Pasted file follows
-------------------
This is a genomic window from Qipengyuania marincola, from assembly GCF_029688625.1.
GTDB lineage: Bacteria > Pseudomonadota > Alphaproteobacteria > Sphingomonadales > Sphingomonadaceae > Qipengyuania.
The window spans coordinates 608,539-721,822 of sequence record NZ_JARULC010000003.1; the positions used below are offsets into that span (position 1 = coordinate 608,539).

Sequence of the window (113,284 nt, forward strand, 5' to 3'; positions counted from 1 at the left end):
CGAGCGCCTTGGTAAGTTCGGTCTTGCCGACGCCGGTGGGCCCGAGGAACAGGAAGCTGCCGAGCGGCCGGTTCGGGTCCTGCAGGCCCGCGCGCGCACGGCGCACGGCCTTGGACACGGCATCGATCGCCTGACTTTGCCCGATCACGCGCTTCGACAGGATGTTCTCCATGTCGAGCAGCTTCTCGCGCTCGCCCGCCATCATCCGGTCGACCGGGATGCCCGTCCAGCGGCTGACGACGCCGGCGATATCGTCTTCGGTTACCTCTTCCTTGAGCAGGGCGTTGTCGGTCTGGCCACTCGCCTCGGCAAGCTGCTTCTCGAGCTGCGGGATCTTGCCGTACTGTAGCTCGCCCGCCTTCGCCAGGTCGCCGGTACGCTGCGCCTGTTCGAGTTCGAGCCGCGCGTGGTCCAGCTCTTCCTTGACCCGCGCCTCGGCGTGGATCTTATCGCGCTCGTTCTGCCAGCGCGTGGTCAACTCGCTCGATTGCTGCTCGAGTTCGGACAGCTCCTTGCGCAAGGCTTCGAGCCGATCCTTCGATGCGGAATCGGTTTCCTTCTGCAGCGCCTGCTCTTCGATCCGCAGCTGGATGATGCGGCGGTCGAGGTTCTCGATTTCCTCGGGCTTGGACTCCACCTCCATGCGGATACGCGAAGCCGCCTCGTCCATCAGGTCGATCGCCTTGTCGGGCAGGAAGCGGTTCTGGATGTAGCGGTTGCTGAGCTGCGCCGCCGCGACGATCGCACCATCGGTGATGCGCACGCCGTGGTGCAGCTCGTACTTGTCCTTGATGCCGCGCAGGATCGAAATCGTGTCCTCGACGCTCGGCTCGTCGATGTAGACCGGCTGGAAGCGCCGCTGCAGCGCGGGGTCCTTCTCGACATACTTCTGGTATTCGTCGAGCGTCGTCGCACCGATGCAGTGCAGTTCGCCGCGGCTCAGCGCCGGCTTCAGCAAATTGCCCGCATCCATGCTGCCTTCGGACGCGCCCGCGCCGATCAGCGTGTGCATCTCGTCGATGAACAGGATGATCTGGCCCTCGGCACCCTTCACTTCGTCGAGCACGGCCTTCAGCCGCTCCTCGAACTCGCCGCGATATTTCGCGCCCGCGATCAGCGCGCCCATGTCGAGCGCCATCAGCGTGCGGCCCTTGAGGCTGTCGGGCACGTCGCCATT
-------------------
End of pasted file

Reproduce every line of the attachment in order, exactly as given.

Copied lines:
This is a genomic window from Qipengyuania marincola, from assembly GCF_029688625.1.
GTDB lineage: Bacteria > Pseudomonadota > Alphaproteobacteria > Sphingomonadales > Sphingomonadaceae > Qipengyuania.
The window spans coordinates 608,539-721,822 of sequence record NZ_JARULC010000003.1; the positions used below are offsets into that span (position 1 = coordinate 608,539).

Sequence of the window (113,284 nt, forward strand, 5' to 3'; positions counted from 1 at the left end):
CGAGCGCCTTGGTAAGTTCGGTCTTGCCGACGCCGGTGGGCCCGAGGAACAGGAAGCTGCCGAGCGGCCGGTTCGGGTCCTGCAGGCCCGCGCGCGCACGGCGCACGGCCTTGGACACGGCATCGATCGCCTGACTTTGCCCGATCACGCGCTTCGACAGGATGTTCTCCATGTCGAGCAGCTTCTCGCGCTCGCCCGCCATCATCCGGTCGACCGGGATGCCCGTCCAGCGGCTGACGACGCCGGCGATATCGTCTTCGGTTACCTCTTCCTTGAGCAGGGCGTTGTCGGTCTGGCCACTCGCCTCGGCAAGCTGCTTCTCGAGCTGCGGGATCTTGCCGTACTGTAGCTCGCCCGCCTTCGCCAGGTCGCCGGTACGCTGCGCCTGTTCGAGTTCGAGCCGCGCGTGGTCCAGCTCTTCCTTGACCCGCGCCTCGGCGTGGATCTTATCGCGCTCGTTCTGCCAGCGCGTGGTCAACTCGCTCGATTGCTGCTCGAGTTCGGACAGCTCCTTGCGCAAGGCTTCGAGCCGATCCTTCGATGCGGAATCGGTTTCCTTCTGCAGCGCCTGCTCTTCGATCCGCAGCTGGATGATGCGGCGGTCGAGGTTCTCGATTTCCTCGGGCTTGGACTCCACCTCCATGCGGATACGCGAAGCCGCCTCGTCCATCAGGTCGATCGCCTTGTCGGGCAGGAAGCGGTTCTGGATGTAGCGGTTGCTGAGCTGCGCCGCCGCGACGATCGCACCATCGGTGATGCGCACGCCGTGGTGCAGCTCGTACTTGTCCTTGATGCCGCGCAGGATCGAAATCGTGTCCTCGACGCTCGGCTCGTCGATGTAGACCGGCTGGAAGCGCCGCTGCAGCGCGGGGTCCTTCTCGACATACTTCTGGTATTCGTCGAGCGTCGTCGCACCGATGCAGTGCAGTTCGCCGCGGCTCAGCGCCGGCTTCAGCAAATTGCCCGCATCCATGCTGCCTTCGGACGCGCCCGCGCCGATCAGCGTGTGCATCTCGTCGATGAACAGGATGATCTGGCCCTCGGCACCCTTCACTTCGTCGAGCACGGCCTTCAGCCGCTCCTCGAACTCGCCGCGATATTTCGCGCCCGCGATCAGCGCGCCCATGTCGAGCGCCATCAGCGTGCGGCCCTTGAGGCTGTCGGGCACGTCGCCATT